A delegation of Womble Bond Dickinson attorneys attended the Specialty and Custom Chemicals Conference held by Chemicals America and SOCMA in February. Over the course of the two-day event we had opportunity to chat with many of the nearly 1,300 specialty chemicals manufacturers and other industry-related companies in attendance. What we heard is that the industry is thriving and evolving, but there are challenges and many in the industry are keeping their eyes on the horizon.
Here are some of the larger insights our team took from the conference:
“A number of big issues jumped out to me. First off, I think a lot of people would be surprised to know much of the industry is diversifying production away from China to India, Vietnam and other locations. Some production is even coming back to the US in “fine” chemicals. I’d say year-over-year expansion in the US is probably one of my biggest takeaways. Tolling arrangements are a bigger driver of that growth, so companies need to be working closely with legal counsel to make sure those contracts are well-thought-out.
Related to growth, we heard from many companies who are choosing to stay private rather than go public. As you might expect, private equity is currently dominating investment.
On the regulatory side, it’s clear that the cultural shift in perspective on single-use plastics and the potential legal implications that could have is fueling growth of biodegradable and recyclable plastics. Additionally, ethylene oxide and 1,4-D will continue to pose issues to some manufacturers of ethoxylated materials.”
- Brad De Vore, Environmental Litigation
“Sustainability came up again and again. The industry leaders clearly view it as an important value that needs to be considered the same way companies look at profits. Companies and their legal counsel need to think about how they can make their business more sustainable, how they can partner with organizations promoting sustainability, and how they can showcase their commitment.”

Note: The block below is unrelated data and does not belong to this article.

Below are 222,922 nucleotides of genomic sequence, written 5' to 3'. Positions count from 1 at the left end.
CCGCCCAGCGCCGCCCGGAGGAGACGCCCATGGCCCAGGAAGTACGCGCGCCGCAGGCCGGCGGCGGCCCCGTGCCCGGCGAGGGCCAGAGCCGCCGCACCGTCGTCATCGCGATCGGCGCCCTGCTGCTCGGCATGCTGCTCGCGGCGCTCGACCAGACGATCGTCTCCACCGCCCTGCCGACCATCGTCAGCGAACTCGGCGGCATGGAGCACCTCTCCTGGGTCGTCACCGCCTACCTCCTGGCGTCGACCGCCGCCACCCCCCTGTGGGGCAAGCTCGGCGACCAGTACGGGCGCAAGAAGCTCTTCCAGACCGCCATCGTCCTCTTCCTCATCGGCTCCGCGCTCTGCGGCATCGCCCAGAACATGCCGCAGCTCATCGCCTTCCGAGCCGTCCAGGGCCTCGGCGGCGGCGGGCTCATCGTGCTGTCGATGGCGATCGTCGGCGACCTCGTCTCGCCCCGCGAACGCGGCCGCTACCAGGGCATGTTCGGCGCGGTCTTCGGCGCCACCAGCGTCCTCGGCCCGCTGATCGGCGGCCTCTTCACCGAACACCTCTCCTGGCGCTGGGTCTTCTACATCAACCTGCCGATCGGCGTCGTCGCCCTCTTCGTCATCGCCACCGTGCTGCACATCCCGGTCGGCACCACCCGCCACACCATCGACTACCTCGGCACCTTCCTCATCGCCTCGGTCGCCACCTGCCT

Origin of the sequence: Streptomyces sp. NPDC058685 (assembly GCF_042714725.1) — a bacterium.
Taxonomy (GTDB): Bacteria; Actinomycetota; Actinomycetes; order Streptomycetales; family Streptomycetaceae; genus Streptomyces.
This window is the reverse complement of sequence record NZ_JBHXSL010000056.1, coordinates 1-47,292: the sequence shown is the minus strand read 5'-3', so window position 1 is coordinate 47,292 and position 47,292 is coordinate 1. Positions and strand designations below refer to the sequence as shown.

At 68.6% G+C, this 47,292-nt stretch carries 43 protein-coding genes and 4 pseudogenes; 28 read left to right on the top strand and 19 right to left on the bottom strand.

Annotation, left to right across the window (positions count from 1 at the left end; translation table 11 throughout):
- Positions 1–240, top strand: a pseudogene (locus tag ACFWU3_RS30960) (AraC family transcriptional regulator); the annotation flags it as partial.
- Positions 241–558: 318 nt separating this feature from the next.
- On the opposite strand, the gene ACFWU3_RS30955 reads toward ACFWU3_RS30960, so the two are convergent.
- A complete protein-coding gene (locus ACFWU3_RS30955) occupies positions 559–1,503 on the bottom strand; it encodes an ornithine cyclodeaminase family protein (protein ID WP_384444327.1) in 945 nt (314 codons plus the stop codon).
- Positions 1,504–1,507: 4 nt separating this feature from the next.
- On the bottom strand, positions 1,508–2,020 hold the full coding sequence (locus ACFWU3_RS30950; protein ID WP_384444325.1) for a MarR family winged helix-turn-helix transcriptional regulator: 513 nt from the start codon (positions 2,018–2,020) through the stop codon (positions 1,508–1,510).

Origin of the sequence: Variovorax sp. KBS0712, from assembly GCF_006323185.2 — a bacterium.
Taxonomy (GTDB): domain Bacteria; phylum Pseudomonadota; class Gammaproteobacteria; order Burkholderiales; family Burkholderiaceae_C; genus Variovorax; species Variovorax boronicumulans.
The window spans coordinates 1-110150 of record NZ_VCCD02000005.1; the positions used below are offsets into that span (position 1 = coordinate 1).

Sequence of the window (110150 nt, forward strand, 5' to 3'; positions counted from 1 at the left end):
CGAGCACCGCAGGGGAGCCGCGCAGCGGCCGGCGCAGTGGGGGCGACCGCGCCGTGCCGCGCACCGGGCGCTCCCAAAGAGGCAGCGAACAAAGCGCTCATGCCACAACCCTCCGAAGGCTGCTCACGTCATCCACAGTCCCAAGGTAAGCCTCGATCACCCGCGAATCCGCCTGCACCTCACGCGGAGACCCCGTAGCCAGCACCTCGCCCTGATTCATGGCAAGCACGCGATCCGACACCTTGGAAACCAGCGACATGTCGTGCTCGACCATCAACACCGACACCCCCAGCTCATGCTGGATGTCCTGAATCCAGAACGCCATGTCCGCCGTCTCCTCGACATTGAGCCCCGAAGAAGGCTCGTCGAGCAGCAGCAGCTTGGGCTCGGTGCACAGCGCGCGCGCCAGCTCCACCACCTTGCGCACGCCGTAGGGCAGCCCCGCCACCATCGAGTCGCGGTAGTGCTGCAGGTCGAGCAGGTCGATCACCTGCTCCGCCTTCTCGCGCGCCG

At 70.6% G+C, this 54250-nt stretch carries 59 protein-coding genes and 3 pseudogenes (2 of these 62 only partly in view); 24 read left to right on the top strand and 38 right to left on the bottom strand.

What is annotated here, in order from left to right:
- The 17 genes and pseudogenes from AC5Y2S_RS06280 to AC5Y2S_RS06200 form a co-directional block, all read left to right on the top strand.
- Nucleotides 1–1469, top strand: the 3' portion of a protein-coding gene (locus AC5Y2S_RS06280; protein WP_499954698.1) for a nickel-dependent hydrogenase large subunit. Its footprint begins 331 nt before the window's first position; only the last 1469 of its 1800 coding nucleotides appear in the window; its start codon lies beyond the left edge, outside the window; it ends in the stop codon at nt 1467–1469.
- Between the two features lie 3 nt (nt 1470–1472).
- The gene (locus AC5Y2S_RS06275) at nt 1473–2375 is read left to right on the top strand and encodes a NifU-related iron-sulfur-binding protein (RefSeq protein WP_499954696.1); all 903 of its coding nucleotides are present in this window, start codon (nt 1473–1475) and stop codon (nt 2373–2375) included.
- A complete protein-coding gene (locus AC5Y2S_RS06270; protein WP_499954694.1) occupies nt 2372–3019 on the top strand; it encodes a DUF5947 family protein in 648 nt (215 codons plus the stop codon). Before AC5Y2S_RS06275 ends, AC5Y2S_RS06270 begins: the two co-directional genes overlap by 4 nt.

- Mark Henriques, Business Litigation
“There seem to be distinct levels of sustainability and what companies are doing. Some just want to do the bare minimum and satisfy regulations (which requires making sure the disclosures are correct from a legal perspective). On the other end of the spectrum, some companies are devoting a large portion of their research and development budget to innovations related to sustainability. Those companies need to have a comprehensive legal strategy to protect their intellectual property.
Private equity is becoming more niche-based, as are a lot of service organizations. The fact that private capital folks see the value in attending a specialty chemicals conference tells me a lot. It shows they recognize how valuable some of these chemical companies, and their new technologies, have become.
And we did hear a lot about innovation, not just in terms of new chemical processes, but in terms of toll manufacturers figuring out how to make their processes much more efficient. Downtime is the enemy of toll manufacturers – the quicker they can turn around the product line and start the next project, the better. More and more companies are investing in innovation so they can differentiate themselves from their competitors.”
- Barry Herman, IP Litigation